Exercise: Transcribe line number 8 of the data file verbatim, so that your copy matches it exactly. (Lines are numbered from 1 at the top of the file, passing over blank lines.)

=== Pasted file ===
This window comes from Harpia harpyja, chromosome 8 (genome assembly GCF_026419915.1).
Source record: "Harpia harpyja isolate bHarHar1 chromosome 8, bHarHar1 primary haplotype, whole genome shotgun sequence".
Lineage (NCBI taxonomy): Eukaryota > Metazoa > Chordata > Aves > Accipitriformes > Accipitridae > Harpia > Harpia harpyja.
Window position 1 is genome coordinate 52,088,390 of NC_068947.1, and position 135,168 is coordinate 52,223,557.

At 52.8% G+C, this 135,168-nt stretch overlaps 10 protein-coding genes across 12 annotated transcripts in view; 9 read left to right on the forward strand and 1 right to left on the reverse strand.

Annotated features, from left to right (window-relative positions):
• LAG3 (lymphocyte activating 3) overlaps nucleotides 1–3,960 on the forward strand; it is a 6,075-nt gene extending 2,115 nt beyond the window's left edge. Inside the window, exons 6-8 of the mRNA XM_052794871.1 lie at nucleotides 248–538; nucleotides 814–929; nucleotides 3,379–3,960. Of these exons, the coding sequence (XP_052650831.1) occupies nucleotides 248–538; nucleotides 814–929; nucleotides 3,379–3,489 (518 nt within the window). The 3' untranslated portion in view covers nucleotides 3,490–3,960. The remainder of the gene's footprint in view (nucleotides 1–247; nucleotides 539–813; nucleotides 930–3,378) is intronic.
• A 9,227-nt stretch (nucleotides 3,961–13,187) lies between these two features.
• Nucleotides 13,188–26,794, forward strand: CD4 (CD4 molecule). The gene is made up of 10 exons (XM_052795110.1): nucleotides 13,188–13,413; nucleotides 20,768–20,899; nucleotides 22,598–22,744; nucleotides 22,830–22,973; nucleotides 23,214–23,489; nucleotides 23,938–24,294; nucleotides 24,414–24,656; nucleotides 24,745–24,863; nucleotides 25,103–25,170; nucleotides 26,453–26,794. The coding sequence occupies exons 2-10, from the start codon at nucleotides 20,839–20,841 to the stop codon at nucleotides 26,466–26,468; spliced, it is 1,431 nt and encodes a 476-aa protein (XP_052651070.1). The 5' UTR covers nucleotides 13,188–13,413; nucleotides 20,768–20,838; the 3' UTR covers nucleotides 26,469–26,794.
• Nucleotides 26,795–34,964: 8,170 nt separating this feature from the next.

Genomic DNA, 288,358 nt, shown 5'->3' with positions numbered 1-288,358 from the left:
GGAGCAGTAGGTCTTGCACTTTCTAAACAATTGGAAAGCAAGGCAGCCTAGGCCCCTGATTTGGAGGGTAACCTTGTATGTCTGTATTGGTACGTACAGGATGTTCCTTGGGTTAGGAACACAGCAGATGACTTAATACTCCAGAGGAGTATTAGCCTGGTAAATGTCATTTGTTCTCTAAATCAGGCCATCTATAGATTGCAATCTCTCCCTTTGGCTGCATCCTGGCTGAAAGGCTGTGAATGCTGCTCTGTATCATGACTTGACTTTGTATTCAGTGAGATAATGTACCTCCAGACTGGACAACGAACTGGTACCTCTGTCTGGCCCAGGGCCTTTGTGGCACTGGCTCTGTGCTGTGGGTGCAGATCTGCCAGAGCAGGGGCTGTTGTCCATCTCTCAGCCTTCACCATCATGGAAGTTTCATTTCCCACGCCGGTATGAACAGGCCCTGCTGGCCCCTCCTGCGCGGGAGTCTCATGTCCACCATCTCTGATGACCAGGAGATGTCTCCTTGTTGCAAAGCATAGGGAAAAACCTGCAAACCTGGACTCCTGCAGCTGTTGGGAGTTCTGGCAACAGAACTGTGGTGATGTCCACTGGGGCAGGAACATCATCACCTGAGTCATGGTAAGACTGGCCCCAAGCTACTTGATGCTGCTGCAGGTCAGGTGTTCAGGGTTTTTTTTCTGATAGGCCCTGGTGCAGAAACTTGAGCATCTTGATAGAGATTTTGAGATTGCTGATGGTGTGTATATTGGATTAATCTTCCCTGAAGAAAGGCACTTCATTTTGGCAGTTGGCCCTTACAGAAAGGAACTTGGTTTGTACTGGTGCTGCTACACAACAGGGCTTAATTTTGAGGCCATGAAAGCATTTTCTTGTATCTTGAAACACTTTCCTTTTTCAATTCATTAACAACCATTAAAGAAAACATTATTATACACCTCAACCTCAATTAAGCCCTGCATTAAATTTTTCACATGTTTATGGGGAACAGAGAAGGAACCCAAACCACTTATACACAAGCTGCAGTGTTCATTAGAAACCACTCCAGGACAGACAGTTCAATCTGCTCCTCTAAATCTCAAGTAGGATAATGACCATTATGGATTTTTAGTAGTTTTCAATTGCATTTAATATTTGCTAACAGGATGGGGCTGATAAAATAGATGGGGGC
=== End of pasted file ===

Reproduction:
• A 9,227-nt stretch (nucleotides 3,961–13,187) lies between these two features.